With higher doses than those recommended, or in patients who are unusually sensitive to beta-adrenergic stimulants, dilatation of some peripheral arterioles may occur leading to a small reduction in arterial pressure; a compensatory increase in cardiac output may then occur.
Cardiac arrhythmias (including atrial fibrillation, supraventricular tachycardia and extrasystoles) have been reported. Peripheral vasodilation and a compensatory small increase in heart rate may occur in some patients. Tachycardia may occur in some patients.
Other reactions which may occur are headaches, nausea, palpitations and sensations of warmth. Hypersensitivity reactions including angioedema, urticaria, bronchospasm, hypotension and collapse have been reported very rarely. There have been very rare reports of muscle cramps. Mouth and throat irritation may occur with inhaled salbutamol.
The incidence and severity of particular side effects depends on the dosage and route of administration. Ventolin does not cause difficulty in micturition because, unlike sympathomimetic drugs such as ephedrine, therapeutic doses have no alpha-adrenergic receptor stimulant activity.
Potentially serious hypokalaemia may result from beta-2-agonist therapy.
Lactic acidosis has been reported very rarely in patients receiving intravenous and nebulised salbutamol therapy for the treatment of acute asthma exacerbation.
As with other inhalation therapy, paradoxical bronchospasm may occur, resulting in an immediate increase in wheezing after dosing (See PRECAUTIONS).
As with other beta-2 agonists hyperactivity has been reported rarely in children.
Dosage and Administration:
Increasing use of beta-2 agonists may be a sign of worsening asthma. Under these conditions a reassessment of the patient's therapy plan may be required and concomitant glucocorticosteroid therapy should be considered.
Ventolin Respirator Solution
Ventolin Respirator Solution is to be used under the direction of a physician. The solution must not be injected or ingested.
0.5% w/v, may be delivered from any efficient nebulising device.
Ventolin Respirator Solution may be used to achieve bronchodilatation as part of an inhalational therapy regime or for patients requiring assisted ventilation.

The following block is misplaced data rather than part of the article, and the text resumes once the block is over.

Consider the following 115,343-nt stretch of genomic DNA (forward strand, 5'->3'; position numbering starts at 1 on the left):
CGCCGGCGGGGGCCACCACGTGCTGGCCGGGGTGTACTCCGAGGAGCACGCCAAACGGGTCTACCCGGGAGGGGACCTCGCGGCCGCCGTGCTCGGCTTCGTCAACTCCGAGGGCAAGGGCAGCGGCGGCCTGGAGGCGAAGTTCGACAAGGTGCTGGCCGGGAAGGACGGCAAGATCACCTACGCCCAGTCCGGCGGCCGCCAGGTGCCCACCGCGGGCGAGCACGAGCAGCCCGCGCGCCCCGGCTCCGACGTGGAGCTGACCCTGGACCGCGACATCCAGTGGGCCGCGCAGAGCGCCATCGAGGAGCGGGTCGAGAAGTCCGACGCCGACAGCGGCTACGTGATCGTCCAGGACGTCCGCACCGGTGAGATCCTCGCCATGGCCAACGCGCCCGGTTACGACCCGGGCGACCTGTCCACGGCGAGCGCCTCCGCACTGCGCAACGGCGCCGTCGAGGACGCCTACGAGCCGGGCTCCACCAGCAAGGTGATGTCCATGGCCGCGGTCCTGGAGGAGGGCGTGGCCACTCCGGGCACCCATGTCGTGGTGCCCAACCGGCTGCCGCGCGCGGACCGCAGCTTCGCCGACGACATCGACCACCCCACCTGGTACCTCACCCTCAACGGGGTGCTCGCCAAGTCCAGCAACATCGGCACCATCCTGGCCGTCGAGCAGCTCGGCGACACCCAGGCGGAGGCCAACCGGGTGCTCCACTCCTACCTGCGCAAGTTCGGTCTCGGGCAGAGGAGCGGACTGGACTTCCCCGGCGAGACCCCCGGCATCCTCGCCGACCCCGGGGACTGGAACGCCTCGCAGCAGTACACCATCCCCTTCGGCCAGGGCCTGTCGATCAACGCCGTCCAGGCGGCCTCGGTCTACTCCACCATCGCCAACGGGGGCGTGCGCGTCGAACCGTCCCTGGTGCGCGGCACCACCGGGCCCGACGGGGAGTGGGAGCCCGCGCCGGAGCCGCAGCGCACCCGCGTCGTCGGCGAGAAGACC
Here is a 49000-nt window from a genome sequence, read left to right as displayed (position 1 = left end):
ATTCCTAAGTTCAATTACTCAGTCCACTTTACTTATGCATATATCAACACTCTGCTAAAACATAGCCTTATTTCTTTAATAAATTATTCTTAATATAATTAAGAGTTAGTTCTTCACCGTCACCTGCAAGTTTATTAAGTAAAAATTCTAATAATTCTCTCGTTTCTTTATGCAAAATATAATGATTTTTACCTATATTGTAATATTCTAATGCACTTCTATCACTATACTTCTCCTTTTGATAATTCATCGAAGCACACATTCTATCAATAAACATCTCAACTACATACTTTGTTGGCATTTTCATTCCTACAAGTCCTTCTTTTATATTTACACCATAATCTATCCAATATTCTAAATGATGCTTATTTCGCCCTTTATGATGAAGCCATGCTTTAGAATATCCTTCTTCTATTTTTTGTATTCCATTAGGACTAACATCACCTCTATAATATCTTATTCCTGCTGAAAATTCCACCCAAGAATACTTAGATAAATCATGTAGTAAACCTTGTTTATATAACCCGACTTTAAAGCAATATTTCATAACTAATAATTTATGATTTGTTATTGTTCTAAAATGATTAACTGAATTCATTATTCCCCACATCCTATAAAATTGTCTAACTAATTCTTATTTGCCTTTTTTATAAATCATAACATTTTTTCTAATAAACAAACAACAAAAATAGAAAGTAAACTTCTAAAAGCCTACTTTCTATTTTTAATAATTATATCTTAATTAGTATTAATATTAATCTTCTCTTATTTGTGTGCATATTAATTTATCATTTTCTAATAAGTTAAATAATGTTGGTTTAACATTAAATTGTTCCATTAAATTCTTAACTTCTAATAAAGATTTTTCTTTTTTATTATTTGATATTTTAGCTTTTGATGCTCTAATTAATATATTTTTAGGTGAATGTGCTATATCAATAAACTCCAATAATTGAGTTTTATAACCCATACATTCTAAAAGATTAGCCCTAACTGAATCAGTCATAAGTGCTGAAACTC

There is a large safety margin between therapeutic effects and unpleasant side effects. Nevertheless, because of the possibility of uncontrolled dosage associated with continuous administration, intermittent administration of appropriate amounts of Ventolin Respirator Solution is preferred.
Method 1 - Intermittent Administration:
For patients requiring Ventolin Respirator Solution as part of an inhalational therapy regime.
0.02 mL/kg/dose as required, up to 4 hourly. The maximum single dose is 5.00 mg (1.00 mL)
1.00 mL (5.00 mg). This dosage may be repeated as necessary every 4-6 hours.
Ventolin Respirator Solution may be administered as 0.5% undiluted solution as supplied or diluted according to individual requirements. Dilution of the specified dose is often necessary simply to allow efficient operation of the nebuliser.
Where dilution is necessary or preferred, dilutions of the order of 1 mL of Ventolin Respirator Solution 0.5% in 1 to 10 mL of normal saline are suitable.
The time taken to deliver a given volume of solution will depend upon the equipment used but most nebulisers will deliver 1 mL of solution over 3 minutes and 2 mL over 8-10 minutes.
Any solution remaining in the nebuliser after completion of therapy should be discarded.
Method 2 - Continuous Administration:
This is not the preferred method of administration because of the possibility of uncontrolled dosage (see above).
For patients requiring assisted ventilation. For continuous administration a dilute solution of salbutamol is required. The recommended dilution is 1 mL of Ventolin Respirator Solution 0.5% in 100 mL of normal saline giving a concentration of 50 micrograms/mL of salbutamol. The dilute solution is administered through a nebuliser coupled to an intermittent positive pressure ventilator usually employing oxygen enriched air. Inhalation of the dilute solution may be continued according to the direction of the attending physician until adequate bronchodilatation is achieved.
Some bronchodilatation occurs almost immediately, but maximum reduction in airways resistance may not occur until 15 minutes after commencing therapy.
Any diluted Ventolin Respirator Solution remaining after completion of therapy should be discarded.
Note: Ventolin Respirator Solution may be diluted with Normal Saline.
Important: Any Ventolin Respirator Solution remaining in the bottle once it has been opened should not be used later than 3 months after first opening the bottle.